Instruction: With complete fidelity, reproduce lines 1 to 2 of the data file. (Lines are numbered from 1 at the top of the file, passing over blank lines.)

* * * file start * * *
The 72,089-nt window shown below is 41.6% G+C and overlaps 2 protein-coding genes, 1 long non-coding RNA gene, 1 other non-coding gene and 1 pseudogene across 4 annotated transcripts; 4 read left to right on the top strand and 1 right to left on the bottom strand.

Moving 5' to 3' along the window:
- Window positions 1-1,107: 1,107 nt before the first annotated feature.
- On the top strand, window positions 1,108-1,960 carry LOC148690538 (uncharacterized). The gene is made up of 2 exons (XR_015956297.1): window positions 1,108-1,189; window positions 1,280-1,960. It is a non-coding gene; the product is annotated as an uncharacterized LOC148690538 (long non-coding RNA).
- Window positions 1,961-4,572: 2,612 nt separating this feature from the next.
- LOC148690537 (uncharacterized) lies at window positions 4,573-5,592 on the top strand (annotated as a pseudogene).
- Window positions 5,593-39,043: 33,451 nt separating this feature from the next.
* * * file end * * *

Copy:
The 72,089-nt window shown below is 41.6% G+C and overlaps 2 protein-coding genes, 1 long non-coding RNA gene, 1 other non-coding gene and 1 pseudogene across 4 annotated transcripts; 4 read left to right on the top strand and 1 right to left on the bottom strand.

Moving 5' to 3' along the window: